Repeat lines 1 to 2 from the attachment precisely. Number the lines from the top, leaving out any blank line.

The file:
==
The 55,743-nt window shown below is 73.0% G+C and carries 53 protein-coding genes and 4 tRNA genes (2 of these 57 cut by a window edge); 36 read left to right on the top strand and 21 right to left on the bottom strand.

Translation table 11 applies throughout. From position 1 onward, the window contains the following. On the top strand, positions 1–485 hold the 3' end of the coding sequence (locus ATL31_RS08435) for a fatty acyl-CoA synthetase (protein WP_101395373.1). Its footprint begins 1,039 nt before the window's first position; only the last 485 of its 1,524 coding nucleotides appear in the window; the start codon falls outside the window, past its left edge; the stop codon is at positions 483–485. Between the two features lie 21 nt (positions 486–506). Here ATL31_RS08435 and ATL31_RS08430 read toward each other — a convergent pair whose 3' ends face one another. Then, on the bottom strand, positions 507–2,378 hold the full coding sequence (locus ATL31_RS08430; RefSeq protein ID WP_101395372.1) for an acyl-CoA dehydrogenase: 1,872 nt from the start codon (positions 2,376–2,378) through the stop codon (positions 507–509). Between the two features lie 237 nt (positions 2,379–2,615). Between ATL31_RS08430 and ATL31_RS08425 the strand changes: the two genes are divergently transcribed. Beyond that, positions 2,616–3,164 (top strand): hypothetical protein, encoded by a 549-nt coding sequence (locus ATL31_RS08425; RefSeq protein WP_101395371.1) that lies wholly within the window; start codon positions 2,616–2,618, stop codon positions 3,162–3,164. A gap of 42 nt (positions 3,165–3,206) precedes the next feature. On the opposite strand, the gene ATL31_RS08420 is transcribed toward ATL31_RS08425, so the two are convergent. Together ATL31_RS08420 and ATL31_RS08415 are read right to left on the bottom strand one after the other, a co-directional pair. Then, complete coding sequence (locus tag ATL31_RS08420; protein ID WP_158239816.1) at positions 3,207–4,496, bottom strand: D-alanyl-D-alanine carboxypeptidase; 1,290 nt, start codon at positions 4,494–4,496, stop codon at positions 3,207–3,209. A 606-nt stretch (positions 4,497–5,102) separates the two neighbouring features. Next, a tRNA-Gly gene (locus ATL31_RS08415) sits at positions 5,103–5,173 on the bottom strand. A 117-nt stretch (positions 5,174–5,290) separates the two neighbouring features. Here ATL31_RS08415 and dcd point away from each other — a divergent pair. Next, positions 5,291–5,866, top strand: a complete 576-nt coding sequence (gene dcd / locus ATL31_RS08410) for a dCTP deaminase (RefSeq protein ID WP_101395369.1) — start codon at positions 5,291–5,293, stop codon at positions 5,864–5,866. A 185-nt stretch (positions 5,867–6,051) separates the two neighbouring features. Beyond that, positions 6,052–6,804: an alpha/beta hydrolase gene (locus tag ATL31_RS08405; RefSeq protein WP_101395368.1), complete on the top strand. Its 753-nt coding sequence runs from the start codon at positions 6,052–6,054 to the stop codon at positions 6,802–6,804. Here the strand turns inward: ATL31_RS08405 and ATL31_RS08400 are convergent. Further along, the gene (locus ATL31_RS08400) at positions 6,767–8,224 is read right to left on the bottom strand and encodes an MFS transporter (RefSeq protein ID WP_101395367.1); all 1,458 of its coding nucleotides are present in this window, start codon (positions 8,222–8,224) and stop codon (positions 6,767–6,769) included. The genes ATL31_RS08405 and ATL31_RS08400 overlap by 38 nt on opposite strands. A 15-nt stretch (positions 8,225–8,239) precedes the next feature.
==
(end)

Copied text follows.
The 55,743-nt window shown below is 73.0% G+C and carries 53 protein-coding genes and 4 tRNA genes (2 of these 57 cut by a window edge); 36 read left to right on the top strand and 21 right to left on the bottom strand.

Translation table 11 applies throughout. From position 1 onward, the window contains the following. On the top strand, positions 1–485 hold the 3' end of the coding sequence (locus ATL31_RS08435) for a fatty acyl-CoA synthetase (protein WP_101395373.1). Its footprint begins 1,039 nt before the window's first position; only the last 485 of its 1,524 coding nucleotides appear in the window; the start codon falls outside the window, past its left edge; the stop codon is at positions 483–485. Between the two features lie 21 nt (positions 486–506). Here ATL31_RS08435 and ATL31_RS08430 read toward each other — a convergent pair whose 3' ends face one another. Then, on the bottom strand, positions 507–2,378 hold the full coding sequence (locus ATL31_RS08430; RefSeq protein ID WP_101395372.1) for an acyl-CoA dehydrogenase: 1,872 nt from the start codon (positions 2,376–2,378) through the stop codon (positions 507–509). Between the two features lie 237 nt (positions 2,379–2,615). Between ATL31_RS08430 and ATL31_RS08425 the strand changes: the two genes are divergently transcribed. Beyond that, positions 2,616–3,164 (top strand): hypothetical protein, encoded by a 549-nt coding sequence (locus ATL31_RS08425; RefSeq protein WP_101395371.1) that lies wholly within the window; start codon positions 2,616–2,618, stop codon positions 3,162–3,164. A gap of 42 nt (positions 3,165–3,206) precedes the next feature. On the opposite strand, the gene ATL31_RS08420 is transcribed toward ATL31_RS08425, so the two are convergent. Together ATL31_RS08420 and ATL31_RS08415 are read right to left on the bottom strand one after the other, a co-directional pair. Then, complete coding sequence (locus tag ATL31_RS08420; protein ID WP_158239816.1) at positions 3,207–4,496, bottom strand: D-alanyl-D-alanine carboxypeptidase; 1,290 nt, start codon at positions 4,494–4,496, stop codon at positions 3,207–3,209. A 606-nt stretch (positions 4,497–5,102) separates the two neighbouring features. Next, a tRNA-Gly gene (locus ATL31_RS08415) sits at positions 5,103–5,173 on the bottom strand. A 117-nt stretch (positions 5,174–5,290) separates the two neighbouring features. Here ATL31_RS08415 and dcd point away from each other — a divergent pair. Next, positions 5,291–5,866, top strand: a complete 576-nt coding sequence (gene dcd / locus ATL31_RS08410) for a dCTP deaminase (RefSeq protein ID WP_101395369.1) — start codon at positions 5,291–5,293, stop codon at positions 5,864–5,866. A 185-nt stretch (positions 5,867–6,051) separates the two neighbouring features. Beyond that, positions 6,052–6,804: an alpha/beta hydrolase gene (locus tag ATL31_RS08405; RefSeq protein WP_101395368.1), complete on the top strand. Its 753-nt coding sequence runs from the start codon at positions 6,052–6,054 to the stop codon at positions 6,802–6,804. Here the strand turns inward: ATL31_RS08405 and ATL31_RS08400 are convergent. Further along, the gene (locus ATL31_RS08400) at positions 6,767–8,224 is read right to left on the bottom strand and encodes an MFS transporter (RefSeq protein ID WP_101395367.1); all 1,458 of its coding nucleotides are present in this window, start codon (positions 8,222–8,224) and stop codon (positions 6,767–6,769) included. The genes ATL31_RS08405 and ATL31_RS08400 overlap by 38 nt on opposite strands. A 15-nt stretch (positions 8,225–8,239) precedes the next feature.